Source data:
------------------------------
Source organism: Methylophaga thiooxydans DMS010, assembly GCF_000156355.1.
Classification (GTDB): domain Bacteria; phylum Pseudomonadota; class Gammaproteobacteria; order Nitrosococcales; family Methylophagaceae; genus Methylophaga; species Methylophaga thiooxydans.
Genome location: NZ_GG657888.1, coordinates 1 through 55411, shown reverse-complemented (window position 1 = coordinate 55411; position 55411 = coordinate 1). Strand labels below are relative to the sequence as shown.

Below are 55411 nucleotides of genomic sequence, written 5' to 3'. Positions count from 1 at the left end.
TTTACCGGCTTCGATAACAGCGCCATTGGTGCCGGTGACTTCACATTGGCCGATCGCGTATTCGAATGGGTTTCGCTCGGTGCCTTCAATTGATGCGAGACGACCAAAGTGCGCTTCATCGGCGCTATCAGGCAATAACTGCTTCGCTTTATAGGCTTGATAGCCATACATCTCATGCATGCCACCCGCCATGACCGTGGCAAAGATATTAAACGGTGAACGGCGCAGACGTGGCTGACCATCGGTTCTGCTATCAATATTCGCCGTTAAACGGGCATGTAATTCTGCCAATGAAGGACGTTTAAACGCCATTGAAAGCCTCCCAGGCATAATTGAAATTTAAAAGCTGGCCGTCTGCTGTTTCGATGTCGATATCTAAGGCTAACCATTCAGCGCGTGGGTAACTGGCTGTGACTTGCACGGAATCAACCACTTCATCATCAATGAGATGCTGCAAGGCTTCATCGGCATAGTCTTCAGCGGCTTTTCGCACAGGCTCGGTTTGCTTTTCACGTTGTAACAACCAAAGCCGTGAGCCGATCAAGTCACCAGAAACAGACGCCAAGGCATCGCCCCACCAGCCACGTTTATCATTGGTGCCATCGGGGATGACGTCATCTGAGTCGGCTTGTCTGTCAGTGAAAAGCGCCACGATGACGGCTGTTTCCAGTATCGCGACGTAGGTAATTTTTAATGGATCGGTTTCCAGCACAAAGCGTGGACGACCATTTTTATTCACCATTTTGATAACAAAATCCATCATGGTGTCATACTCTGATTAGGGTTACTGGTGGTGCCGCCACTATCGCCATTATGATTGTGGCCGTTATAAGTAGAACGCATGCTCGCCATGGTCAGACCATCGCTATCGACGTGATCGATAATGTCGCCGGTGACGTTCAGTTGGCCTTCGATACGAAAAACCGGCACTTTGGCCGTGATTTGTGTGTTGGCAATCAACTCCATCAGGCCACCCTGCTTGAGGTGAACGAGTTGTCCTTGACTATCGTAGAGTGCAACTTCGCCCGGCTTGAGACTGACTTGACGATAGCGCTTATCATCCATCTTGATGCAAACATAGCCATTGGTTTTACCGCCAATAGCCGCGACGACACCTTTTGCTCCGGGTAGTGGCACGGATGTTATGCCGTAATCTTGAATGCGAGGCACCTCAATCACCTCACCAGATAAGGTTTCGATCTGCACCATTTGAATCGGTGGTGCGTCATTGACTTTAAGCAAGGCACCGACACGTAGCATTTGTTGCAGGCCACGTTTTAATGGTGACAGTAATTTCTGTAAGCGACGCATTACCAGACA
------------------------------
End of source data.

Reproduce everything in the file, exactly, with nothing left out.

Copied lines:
Source organism: Methylophaga thiooxydans DMS010, assembly GCF_000156355.1.
Classification (GTDB): domain Bacteria; phylum Pseudomonadota; class Gammaproteobacteria; order Nitrosococcales; family Methylophagaceae; genus Methylophaga; species Methylophaga thiooxydans.
Genome location: NZ_GG657888.1, coordinates 1 through 55411, shown reverse-complemented (window position 1 = coordinate 55411; position 55411 = coordinate 1). Strand labels below are relative to the sequence as shown.

Below are 55411 nucleotides of genomic sequence, written 5' to 3'. Positions count from 1 at the left end.
TTTACCGGCTTCGATAACAGCGCCATTGGTGCCGGTGACTTCACATTGGCCGATCGCGTATTCGAATGGGTTTCGCTCGGTGCCTTCAATTGATGCGAGACGACCAAAGTGCGCTTCATCGGCGCTATCAGGCAATAACTGCTTCGCTTTATAGGCTTGATAGCCATACATCTCATGCATGCCACCCGCCATGACCGTGGCAAAGATATTAAACGGTGAACGGCGCAGACGTGGCTGACCATCGGTTCTGCTATCAATATTCGCCGTTAAACGGGCATGTAATTCTGCCAATGAAGGACGTTTAAACGCCATTGAAAGCCTCCCAGGCATAATTGAAATTTAAAAGCTGGCCGTCTGCTGTTTCGATGTCGATATCTAAGGCTAACCATTCAGCGCGTGGGTAACTGGCTGTGACTTGCACGGAATCAACCACTTCATCATCAATGAGATGCTGCAAGGCTTCATCGGCATAGTCTTCAGCGGCTTTTCGCACAGGCTCGGTTTGCTTTTCACGTTGTAACAACCAAAGCCGTGAGCCGATCAAGTCACCAGAAACAGACGCCAAGGCATCGCCCCACCAGCCACGTTTATCATTGGTGCCATCGGGGATGACGTCATCTGAGTCGGCTTGTCTGTCAGTGAAAAGCGCCACGATGACGGCTGTTTCCAGTATCGCGACGTAGGTAATTTTTAATGGATCGGTTTCCAGCACAAAGCGTGGACGACCATTTTTATTCACCATTTTGATAACAAAATCCATCATGGTGTCATACTCTGATTAGGGTTACTGGTGGTGCCGCCACTATCGCCATTATGATTGTGGCCGTTATAAGTAGAACGCATGCTCGCCATGGTCAGACCATCGCTATCGACGTGATCGATAATGTCGCCGGTGACGTTCAGTTGGCCTTCGATACGAAAAACCGGCACTTTGGCCGTGATTTGTGTGTTGGCAATCAACTCCATCAGGCCACCCTGCTTGAGGTGAACGAGTTGTCCTTGACTATCGTAGAGTGCAACTTCGCCCGGCTTGAGACTGACTTGACGATAGCGCTTATCATCCATCTTGATGCAAACATAGCCATTGGTTTTACCGCCAATAGCCGCGACGACACCTTTTGCTCCGGGTAGTGGCACGGATGTTATGCCGTAATCTTGAATGCGAGGCACCTCAATCACCTCACCAGATAAGGTTTCGATCTGCACCATTTGAATCGGTGGTGCGTCATTGACTTTAAGCAAGGCACCGACACGTAGCATTTGTTGCAGGCCACGTTTTAATGGTGACAGTAATTTCTGTAAGCGACGCATTACCAGACA